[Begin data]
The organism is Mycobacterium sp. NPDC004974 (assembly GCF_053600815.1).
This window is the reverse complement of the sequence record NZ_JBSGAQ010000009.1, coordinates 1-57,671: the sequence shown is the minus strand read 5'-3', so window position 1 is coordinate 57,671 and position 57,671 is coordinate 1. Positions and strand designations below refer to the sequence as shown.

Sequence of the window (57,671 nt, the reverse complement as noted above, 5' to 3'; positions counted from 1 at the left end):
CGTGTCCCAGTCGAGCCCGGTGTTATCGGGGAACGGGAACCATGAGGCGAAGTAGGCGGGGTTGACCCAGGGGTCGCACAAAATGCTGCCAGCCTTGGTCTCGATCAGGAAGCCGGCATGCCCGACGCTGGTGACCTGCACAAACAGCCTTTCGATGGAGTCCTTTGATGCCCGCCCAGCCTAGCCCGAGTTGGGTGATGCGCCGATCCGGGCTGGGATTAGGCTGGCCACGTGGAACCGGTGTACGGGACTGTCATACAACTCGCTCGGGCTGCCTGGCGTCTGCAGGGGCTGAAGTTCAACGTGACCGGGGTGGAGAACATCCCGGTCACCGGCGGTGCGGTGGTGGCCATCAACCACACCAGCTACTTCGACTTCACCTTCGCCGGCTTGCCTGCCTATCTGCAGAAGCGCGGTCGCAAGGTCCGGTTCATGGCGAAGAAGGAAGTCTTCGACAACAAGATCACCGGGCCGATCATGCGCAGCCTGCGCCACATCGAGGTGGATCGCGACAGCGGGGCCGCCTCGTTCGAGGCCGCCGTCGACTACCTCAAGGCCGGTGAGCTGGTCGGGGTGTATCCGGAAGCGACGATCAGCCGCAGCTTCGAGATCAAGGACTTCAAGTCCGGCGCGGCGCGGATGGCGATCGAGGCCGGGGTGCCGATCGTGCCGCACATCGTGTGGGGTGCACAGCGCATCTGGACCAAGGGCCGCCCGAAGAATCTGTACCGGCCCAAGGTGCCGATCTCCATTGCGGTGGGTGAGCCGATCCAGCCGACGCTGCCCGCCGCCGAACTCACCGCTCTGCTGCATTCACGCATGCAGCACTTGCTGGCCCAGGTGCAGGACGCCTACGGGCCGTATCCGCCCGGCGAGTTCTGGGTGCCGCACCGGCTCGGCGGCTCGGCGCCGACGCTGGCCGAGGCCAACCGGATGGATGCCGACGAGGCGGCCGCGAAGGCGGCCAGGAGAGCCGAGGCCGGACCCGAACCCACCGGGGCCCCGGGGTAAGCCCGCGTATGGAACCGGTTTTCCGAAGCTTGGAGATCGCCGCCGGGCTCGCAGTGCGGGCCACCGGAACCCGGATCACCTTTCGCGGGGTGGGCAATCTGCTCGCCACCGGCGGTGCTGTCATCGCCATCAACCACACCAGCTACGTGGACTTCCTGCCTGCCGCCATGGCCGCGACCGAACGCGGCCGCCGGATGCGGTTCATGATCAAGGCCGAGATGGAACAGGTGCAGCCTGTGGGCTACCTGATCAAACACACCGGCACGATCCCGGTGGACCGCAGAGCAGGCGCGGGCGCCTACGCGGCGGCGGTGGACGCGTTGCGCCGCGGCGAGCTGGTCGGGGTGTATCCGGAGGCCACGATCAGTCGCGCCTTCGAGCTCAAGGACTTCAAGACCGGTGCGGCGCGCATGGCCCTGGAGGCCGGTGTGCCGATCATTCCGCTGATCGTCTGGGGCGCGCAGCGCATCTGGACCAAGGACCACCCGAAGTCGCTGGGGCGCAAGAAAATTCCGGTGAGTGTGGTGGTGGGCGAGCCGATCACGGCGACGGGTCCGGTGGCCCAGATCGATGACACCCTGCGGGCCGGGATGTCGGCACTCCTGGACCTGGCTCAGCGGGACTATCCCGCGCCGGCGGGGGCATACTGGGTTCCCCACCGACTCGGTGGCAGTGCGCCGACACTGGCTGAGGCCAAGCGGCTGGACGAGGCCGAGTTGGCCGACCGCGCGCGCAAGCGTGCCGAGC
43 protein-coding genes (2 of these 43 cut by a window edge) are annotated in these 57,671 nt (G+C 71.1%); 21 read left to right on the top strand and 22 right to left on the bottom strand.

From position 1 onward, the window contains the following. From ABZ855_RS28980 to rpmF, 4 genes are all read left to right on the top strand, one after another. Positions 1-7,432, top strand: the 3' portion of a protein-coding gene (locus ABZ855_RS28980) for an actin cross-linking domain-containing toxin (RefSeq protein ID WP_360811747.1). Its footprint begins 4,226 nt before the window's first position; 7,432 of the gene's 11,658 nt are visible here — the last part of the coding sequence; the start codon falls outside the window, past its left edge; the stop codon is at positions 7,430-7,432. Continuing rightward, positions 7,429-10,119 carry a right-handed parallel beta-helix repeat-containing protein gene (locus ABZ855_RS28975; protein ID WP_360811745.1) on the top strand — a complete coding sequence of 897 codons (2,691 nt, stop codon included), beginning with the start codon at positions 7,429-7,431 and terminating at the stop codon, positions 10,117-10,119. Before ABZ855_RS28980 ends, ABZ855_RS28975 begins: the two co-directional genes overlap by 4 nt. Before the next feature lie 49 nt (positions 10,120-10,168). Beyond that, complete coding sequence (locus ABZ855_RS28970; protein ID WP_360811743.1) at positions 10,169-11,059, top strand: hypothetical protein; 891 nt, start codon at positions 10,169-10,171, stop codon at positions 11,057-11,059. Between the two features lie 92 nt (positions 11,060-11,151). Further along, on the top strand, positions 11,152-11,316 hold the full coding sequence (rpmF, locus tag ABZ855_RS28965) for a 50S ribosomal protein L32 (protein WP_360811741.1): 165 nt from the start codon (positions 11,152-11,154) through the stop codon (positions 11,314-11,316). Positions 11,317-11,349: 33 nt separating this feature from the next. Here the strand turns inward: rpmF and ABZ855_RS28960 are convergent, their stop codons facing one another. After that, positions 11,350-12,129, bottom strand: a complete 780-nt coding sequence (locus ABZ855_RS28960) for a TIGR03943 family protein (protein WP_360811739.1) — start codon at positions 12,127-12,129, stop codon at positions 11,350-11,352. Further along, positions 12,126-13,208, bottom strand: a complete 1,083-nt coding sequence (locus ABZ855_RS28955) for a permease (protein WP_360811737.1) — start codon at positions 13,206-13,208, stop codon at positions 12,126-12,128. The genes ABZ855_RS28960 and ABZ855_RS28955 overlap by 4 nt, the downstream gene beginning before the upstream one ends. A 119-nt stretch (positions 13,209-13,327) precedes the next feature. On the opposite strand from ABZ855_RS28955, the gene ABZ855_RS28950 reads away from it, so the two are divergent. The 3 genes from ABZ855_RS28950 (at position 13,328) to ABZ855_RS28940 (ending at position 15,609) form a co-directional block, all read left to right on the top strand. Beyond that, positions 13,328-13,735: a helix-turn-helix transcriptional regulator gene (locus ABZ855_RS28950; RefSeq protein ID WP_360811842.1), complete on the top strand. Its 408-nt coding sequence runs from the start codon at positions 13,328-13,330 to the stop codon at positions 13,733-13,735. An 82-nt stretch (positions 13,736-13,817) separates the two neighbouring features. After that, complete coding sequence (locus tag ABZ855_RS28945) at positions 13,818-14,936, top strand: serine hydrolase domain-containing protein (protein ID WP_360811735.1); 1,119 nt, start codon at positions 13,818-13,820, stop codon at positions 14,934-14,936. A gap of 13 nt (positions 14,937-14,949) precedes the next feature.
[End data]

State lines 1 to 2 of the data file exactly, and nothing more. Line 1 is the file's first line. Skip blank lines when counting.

The organism is Mycobacterium sp. NPDC004974 (assembly GCF_053600815.1).
This window is the reverse complement of the sequence record NZ_JBSGAQ010000009.1, coordinates 1-57,671: the sequence shown is the minus strand read 5'-3', so window position 1 is coordinate 57,671 and position 57,671 is coordinate 1. Positions and strand designations below refer to the sequence as shown.